top of page

Just. Keep. Moving.

In the world of athletic stories, there’s a sub-genre of short films on YouTube, usually 15-20 minutes long, that follow an elite trail runner during a big race, usually a 100-miler. They head in with hopes of finishing first, or at least getting a personal best.

These films are seem legit. Since no one knows how things will turn out while they're filming, it's impossible to just make success stories that glorify the runner.

Often the race goes well, but once in a while the effort the runner thought would go well takes a turn for the worse. A recurring plot line in these is bad-luck tales is:

“I faced an injury (and/or stomach/bowel issues, dehydration, excessive heat etc). I thought I’d have to quit at the next aid station. But something from deep inside me (and/or the encouragement of my support crew) told me to just keep putting one foot in front of the other.”

Then one of two things happens. In the best case scenario, the runner eventually loosens up and gets their energy back. They start passing other runners and defy all expectation.

The more interesting plot line, though, is the one where the runner recovers enough to keep on keeping on with no hope of winning. For the rest of the race, they tough it out, running whenever they can muster the strength and walking the rest of the way, all the while pushing past their intense discomfort.

That film usually ends with the runner staggering across the line.

Whichever way it ends, the lesson is the same. Regardless of the outcome, they sum it up in some variation of the same phrase: "I just kept moving.”

Thinking back on my second cancer treatment, healing came through goals (as told in the Proof of Life documentary). Sometimes I didn’t meet those goals, but they always served their purpose: they kept me moving.

Rebuilding my life after a traumatic brain injury this past summer has been the ultimate test. There have been more mental and physical challenges and more disturbing memories and false memories – more trauma on all levels – than anything so far.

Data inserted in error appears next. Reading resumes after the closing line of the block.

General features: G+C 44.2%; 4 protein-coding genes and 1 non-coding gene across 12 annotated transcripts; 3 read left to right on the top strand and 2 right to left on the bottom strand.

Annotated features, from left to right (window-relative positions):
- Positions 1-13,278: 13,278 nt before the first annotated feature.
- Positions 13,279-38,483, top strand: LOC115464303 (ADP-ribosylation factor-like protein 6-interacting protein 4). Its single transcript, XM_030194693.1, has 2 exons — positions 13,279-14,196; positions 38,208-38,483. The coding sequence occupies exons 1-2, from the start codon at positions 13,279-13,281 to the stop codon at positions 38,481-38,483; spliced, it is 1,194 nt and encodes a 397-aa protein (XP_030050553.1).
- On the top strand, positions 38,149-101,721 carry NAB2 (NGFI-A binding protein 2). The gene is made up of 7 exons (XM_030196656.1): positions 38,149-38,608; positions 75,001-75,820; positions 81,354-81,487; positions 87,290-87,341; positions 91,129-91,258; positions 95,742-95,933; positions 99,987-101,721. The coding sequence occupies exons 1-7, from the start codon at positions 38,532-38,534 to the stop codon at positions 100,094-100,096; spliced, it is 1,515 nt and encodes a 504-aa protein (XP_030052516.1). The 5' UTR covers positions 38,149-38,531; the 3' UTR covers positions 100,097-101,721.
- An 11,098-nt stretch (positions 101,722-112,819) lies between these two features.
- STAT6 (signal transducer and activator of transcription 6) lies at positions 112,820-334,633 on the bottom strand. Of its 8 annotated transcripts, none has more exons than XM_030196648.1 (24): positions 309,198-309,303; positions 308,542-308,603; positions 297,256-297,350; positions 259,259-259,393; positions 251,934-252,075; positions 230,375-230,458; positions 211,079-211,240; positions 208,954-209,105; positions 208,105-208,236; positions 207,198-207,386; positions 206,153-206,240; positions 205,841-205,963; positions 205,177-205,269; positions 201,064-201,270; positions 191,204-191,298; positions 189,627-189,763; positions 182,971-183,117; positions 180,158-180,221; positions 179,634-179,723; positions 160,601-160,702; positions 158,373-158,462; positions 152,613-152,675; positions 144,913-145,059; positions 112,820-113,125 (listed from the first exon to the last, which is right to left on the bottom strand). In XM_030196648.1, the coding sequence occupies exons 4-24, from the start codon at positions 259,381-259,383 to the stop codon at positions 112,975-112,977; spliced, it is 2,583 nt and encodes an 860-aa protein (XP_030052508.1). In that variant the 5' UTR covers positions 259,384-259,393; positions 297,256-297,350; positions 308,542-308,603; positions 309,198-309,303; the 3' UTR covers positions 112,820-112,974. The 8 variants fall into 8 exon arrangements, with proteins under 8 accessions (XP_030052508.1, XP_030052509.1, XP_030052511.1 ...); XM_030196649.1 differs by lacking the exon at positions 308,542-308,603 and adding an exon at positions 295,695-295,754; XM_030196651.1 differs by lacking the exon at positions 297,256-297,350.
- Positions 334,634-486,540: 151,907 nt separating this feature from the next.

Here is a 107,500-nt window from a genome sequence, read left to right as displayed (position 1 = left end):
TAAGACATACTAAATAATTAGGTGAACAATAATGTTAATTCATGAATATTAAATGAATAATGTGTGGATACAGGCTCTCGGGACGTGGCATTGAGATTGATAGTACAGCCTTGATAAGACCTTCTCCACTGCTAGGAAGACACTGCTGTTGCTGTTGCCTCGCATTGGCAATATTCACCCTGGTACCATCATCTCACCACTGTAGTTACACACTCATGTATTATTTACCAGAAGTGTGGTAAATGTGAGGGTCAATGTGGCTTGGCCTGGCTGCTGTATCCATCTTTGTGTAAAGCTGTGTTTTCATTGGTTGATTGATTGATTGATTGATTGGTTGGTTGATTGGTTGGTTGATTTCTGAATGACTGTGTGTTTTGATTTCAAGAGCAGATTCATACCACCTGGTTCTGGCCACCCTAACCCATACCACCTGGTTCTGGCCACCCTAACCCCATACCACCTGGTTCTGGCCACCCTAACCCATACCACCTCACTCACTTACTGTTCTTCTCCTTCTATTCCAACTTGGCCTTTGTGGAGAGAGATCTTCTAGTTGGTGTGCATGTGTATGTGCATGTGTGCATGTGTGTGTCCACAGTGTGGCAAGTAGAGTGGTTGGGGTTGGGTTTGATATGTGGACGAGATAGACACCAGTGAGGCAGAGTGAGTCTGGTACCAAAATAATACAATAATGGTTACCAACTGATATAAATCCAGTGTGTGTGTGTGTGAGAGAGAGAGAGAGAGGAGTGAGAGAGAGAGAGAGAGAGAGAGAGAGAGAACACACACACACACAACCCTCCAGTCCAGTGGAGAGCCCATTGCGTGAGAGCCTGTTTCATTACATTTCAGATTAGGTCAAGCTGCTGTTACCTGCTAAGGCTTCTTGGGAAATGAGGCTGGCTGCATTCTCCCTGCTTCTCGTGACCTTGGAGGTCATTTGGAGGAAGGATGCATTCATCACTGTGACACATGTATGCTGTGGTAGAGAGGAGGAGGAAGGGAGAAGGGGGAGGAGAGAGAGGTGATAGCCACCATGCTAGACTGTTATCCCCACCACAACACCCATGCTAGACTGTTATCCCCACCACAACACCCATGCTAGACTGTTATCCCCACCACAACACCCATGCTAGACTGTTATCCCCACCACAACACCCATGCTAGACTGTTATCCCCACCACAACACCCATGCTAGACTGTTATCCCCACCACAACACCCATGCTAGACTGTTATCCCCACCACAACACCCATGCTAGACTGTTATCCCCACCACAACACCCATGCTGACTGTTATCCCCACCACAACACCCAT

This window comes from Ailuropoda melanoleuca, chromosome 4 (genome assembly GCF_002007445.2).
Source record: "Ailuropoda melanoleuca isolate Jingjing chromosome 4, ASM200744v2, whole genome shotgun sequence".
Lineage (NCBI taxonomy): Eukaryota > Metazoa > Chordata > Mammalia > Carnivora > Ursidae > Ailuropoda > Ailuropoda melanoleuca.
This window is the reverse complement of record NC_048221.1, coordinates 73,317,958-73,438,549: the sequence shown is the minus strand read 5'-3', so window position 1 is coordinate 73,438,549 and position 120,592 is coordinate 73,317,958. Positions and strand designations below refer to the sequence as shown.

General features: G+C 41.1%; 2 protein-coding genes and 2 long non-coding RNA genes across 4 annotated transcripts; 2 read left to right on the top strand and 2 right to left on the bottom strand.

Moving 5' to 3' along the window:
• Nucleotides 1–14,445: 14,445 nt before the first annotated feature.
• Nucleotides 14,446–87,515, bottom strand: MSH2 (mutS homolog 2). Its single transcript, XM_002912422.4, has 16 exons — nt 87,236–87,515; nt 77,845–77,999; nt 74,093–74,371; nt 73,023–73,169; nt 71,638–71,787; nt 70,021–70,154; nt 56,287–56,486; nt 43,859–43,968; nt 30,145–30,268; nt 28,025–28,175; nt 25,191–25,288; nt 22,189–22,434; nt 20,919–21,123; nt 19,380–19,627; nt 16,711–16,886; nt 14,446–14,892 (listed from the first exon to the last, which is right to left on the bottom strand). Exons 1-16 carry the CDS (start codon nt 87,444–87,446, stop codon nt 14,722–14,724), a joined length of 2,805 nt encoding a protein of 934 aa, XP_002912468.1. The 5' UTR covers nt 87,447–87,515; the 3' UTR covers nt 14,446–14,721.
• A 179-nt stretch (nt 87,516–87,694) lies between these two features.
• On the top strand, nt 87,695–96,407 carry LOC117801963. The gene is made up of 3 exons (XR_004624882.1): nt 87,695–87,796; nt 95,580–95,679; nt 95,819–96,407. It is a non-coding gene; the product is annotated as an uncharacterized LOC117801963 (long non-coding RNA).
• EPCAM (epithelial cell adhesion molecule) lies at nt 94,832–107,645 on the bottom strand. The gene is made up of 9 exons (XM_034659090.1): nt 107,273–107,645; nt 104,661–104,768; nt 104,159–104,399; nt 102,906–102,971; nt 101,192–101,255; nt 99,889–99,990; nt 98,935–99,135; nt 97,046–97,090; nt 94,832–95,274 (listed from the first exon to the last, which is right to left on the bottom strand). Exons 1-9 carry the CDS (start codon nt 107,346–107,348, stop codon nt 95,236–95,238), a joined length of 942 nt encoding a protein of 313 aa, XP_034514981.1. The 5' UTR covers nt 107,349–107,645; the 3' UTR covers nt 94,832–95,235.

Improvement has sometimes come in dramatic surges. More often, there have been long weeks filled with mornings when my body seems to be just as weak as it was the day before, and my head is still just not right.

It's encouraging to know I'm not alone in this.

In The Resilience Breakthrough, Christian Moore says, "Doing anything, even something small and or seemingly futile, helps me remain in control and more resilient." (p 176).

What has gotten me through physically are the friends and family who remind me to have faith in incremental change. Life gets continually better if we I just keep taking tiny step after tiny step.

Getting a hold on my emotional and mental health has been a similar process. Only instead of learning a few more exercises or taking on a new household chore, it’s been taking encouragement from wherever it comes.

I've been eating at a resilience buffet: a podcast here, an online talk there; reading a book or an article, writing an article, taking Sunday walks or day trips with my wife, hanging out with my running club after their runs. Lately, going on hikes. Whatever is in front of me and looks helpful and whatever I can handle that day.

Just Keep Moving. It isn’t the only key to resilience but it underlies everything.

Because when you lose confidence, you stop moving.

When you lose hope, you stop moving.

When you’re exhausted beyond all measure, you can't help but stop moving.